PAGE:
Feet

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Pedicure Frenzy

Why are pedicure products from foot care veterans and newcomers flying off the shelves? With client interest in spa services and total body health at an all-time high, it seems pedicures are a most noteworthy service in the salon.

Why are pedicure products from foot care veterans and newcomers flying off the shelves? With client interest in spa services and total body health at an all-time high, it seems pedicures are a most noteworthy service in the salon.

If you contemplate the factors that have contributed the most to the recent popularity of pedicures, it is unlikely you would come up with an Eddie Murphy movie. Yet, when you ask Tony Cuccio, CEO/president of Star Nail Products (Valencia, Calif.), he quickly credits Murphy for a significant rise in pedicure popularity…and he is only half-joking.

Cuccio explains: “A few years ago Eddie Murphy starred in a movie called Boomerang. He played a high-powered executive who decided whether to keep dating a woman based on the condition of her feet. At 3:00 a.m. he lifted the covers up off her feet as she slept. Since they were not well-groomed, he would not see her again.”

Murphy then pursues a high-powered female executive with whom he works. During a similar late-night inspection, he finds that she has perfectly pedicured feet. With a sigh of relief, he sinks back into her arms. Not only do her well-kept feet add tremendously to her appeal, but she is portrayed throughout the movie as a “total” woman.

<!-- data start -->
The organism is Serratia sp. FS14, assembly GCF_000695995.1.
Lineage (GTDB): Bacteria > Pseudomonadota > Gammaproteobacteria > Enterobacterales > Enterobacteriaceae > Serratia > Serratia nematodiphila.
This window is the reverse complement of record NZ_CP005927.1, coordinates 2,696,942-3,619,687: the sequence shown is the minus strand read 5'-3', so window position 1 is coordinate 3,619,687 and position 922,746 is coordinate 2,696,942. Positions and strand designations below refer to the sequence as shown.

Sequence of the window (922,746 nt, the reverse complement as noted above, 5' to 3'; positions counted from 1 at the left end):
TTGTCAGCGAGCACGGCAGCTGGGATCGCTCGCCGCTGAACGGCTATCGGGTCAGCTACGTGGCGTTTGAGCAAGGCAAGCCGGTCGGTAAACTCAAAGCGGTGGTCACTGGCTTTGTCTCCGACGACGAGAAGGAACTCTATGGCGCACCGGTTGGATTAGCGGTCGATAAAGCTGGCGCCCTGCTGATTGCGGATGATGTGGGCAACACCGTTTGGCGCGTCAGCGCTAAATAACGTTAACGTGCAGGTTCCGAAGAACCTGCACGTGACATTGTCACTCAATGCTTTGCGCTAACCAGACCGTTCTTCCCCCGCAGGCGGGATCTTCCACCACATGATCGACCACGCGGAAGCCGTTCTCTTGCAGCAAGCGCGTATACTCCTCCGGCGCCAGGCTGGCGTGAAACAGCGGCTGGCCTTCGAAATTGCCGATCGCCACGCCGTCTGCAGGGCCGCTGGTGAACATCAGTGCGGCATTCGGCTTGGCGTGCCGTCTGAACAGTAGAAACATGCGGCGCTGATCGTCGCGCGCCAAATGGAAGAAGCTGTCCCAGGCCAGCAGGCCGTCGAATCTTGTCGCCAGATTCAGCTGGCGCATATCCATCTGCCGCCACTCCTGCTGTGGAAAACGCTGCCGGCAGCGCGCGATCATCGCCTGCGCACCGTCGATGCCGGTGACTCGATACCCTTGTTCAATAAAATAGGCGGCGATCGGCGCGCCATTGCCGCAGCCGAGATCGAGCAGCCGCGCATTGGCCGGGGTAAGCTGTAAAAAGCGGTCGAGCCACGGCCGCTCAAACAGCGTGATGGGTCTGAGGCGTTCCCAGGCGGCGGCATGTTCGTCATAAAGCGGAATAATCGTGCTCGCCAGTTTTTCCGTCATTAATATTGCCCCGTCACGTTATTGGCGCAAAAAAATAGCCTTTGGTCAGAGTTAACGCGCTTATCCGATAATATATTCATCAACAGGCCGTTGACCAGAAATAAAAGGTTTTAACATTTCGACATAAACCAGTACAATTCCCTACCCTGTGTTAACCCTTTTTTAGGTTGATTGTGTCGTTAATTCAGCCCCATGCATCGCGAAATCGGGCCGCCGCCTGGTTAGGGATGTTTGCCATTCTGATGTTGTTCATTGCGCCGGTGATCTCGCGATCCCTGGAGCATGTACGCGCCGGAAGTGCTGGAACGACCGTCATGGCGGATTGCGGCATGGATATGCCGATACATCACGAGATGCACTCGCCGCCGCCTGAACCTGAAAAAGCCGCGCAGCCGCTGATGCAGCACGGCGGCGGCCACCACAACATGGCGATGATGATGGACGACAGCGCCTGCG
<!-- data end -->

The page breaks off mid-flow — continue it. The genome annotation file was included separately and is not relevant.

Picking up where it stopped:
“We think that many women now realize that their feet are important and are having regular pedicures,” Cuccio notes.

While pedicure products only accounted for about 5% of the total profit of nail services for Creative Nail Design (before it released its new line), president Jan Arnold notes that the product category has seen very little innovation in terms of research and development of new products in many years. “We thought it could be a category with big potential if we introduced the right comprehensive system that could help nail technicians cater to more of their clients’ foot care needs.”

After consulting both nail professionals and then consumers as to what it would take to “hook” them on regular pedicures, Creative launched its “consumer-driven” SpaPedicure line in January based on the results of its studies and had to throw away its six month sales projection less than three weeks later due to overwhelming response. The company has gone on to create larger, professional sizes those with a genetic disposition to infection will find that regular pedicures help stave off toenail infections. “Sixty percent of adult Americans have toenail infections (fungal or bacterial) and pedicures are a logical preventative measure,” Arnold says. Many of the products, especially foot baths, have ingredients to help sanitize feet and fight bacteria.

With the image of “stinky feet” in her mind, it is no surprise that a nail technician would refuse to offer pedicures. “Nail technicians can’t afford to have an aversion to touching feet because clients want to show their feet more than ever and are requesting the services,” says Joe Galati, V.P. of European Touch Ltd. (Brookfield, Wis.).